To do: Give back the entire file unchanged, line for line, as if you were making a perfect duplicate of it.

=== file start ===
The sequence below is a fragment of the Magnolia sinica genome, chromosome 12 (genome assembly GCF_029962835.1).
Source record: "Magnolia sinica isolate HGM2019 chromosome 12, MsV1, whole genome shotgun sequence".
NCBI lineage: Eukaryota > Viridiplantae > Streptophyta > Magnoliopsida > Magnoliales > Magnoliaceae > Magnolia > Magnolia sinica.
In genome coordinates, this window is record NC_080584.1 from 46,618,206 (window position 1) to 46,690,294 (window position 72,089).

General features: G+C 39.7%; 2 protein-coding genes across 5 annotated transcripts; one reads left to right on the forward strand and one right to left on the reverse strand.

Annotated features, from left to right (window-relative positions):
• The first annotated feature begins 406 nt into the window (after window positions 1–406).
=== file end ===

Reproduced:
The sequence below is a fragment of the Magnolia sinica genome, chromosome 12 (genome assembly GCF_029962835.1).
Source record: "Magnolia sinica isolate HGM2019 chromosome 12, MsV1, whole genome shotgun sequence".
NCBI lineage: Eukaryota > Viridiplantae > Streptophyta > Magnoliopsida > Magnoliales > Magnoliaceae > Magnolia > Magnolia sinica.
In genome coordinates, this window is record NC_080584.1 from 46,618,206 (window position 1) to 46,690,294 (window position 72,089).

General features: G+C 39.7%; 2 protein-coding genes across 5 annotated transcripts; one reads left to right on the forward strand and one right to left on the reverse strand.

Annotated features, from left to right (window-relative positions):
• The first annotated feature begins 406 nt into the window (after window positions 1–406).